A staff member cultivating a field under solar panels at Ookido Agri-Energy Unit 1, operated by Chiba Ecological Energy in Chiba, Japan. The farm is at the forefront of a scheme called solar sharing – or agrivoltaics – that involves the simultaneous use of farmland for producing crops and generating power. Bloomberg
In many respects, Takeshi Magami’s farm is like any other in Japan, growing everything from potatoes to ginger and eggplants. But one major difference sets it apart from its neighbours: the 2,826 solar panels perched above the crops.
The panels, covering much of the one hectare of land in the tranquil countryside east of Tokyo, serve a dual purpose. They supply nearly all the power needed to run the farm, and are a source of extra income by selling surplus renewable energy to the grid.
For Magami that can mean 24 million yen ($187,000) of additional revenue a year, eight times more than the maximum 3m yen generated from his produce. While he benefits from generous tariffs that have since been reduced, it's an indication of the added value available to farms in Japan and globally.
“Our goal is to electrify and automate all steps of farming” and create a model for what sustainable agriculture could look like, said Mr Magami, 38, who has been operating the farm as part of his start-up Chiba Ecological Energy.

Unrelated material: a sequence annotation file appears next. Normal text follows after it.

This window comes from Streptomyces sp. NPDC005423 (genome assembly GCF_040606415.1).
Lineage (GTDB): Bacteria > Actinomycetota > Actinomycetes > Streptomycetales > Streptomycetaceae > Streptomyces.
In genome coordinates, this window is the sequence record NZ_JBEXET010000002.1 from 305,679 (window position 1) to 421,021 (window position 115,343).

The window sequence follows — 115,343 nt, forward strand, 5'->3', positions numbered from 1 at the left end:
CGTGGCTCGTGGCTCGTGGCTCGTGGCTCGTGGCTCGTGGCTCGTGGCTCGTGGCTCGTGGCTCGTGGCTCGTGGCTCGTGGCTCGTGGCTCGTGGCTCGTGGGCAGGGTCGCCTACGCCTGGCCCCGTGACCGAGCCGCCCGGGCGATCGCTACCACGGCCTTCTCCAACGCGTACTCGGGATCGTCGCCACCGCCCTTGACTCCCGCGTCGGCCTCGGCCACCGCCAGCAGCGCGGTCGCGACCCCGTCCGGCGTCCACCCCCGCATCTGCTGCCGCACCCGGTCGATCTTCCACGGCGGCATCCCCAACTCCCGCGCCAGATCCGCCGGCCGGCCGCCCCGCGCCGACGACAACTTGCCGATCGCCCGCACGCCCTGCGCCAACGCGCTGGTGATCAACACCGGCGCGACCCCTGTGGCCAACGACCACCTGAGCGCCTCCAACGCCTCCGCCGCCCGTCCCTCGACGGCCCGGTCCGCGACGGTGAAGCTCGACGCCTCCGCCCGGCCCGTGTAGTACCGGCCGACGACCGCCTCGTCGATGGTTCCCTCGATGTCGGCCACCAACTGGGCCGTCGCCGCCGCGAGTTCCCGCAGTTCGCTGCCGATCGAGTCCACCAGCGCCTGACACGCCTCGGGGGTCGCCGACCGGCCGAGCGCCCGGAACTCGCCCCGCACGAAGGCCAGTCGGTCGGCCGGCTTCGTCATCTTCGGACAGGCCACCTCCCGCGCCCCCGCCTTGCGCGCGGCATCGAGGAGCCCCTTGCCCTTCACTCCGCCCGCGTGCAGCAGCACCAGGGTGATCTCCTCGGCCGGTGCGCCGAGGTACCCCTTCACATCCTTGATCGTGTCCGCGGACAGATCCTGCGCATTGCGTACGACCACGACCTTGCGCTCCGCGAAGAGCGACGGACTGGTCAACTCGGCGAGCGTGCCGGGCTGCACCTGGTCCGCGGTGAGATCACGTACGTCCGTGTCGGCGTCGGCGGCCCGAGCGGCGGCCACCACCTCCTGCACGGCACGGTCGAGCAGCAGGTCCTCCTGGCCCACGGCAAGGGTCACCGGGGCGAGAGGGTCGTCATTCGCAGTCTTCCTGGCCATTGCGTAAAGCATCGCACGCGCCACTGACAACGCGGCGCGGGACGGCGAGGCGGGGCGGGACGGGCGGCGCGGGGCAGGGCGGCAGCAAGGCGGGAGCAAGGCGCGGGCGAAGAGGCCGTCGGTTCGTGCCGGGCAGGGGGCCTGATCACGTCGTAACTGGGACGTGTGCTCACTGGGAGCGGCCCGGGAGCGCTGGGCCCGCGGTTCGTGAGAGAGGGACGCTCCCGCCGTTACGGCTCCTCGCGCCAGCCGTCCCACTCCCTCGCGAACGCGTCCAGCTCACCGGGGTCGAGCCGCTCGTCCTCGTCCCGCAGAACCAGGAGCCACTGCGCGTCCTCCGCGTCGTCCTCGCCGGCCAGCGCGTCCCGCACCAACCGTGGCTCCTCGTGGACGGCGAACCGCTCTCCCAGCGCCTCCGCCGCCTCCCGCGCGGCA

All the machinery used on Mr Magami’s farm, minus the tractor and a hand-pushed tiller, are electric, charged by panels set above a small shed. Rows of batteries for the tools are lined up on a shelf.
The farm is part of a global movement called solar sharing — or agrivoltaics — that involves the simultaneous use of farmland for producing crops and generating power. The movement is gaining adherents as the global push to replace fossil fuels is encouraging more innovative approaches to boosting capacity for renewable energy.
Solar sharing is emerging as a viable alternative in places like Japan with limited space and a heavy reliance on energy imports. It can help stretch home-grown energy production as countries increasingly seek to reduce their exposure to foreign supplies. Solar sharing is also useful in countries with harsh growing environments, protecting crops by absorbing sunlight and acting as a shield.
“We’ve seen many regions with climate change, and agrivoltaics could mitigate and make agriculture more resilient,” said Max Trommsdorff, head of the agrivoltaics group at the Fraunhofer Institute for Solar Energy Systems ISE in Germany. “Small countries in the sun belt with high population is where agrivoltaics are most urgent and promising.”
Japan, which is aiming to go carbon neutral by 2050, has limited capabilities for renewable energy because of its mountainous terrain. It is aiming for 36 per cent to 38 per cent of its energy mix to come from renewable sources in 2030, with solar accounting for 14 per cent to 16 per cent.
While Japan’s solar installations have risen over the last decade, they supplied only 8.9 per cent of the country’s power as of fiscal 2020, figures compiled by the Institute for Sustainable Energy Policies in Tokyo.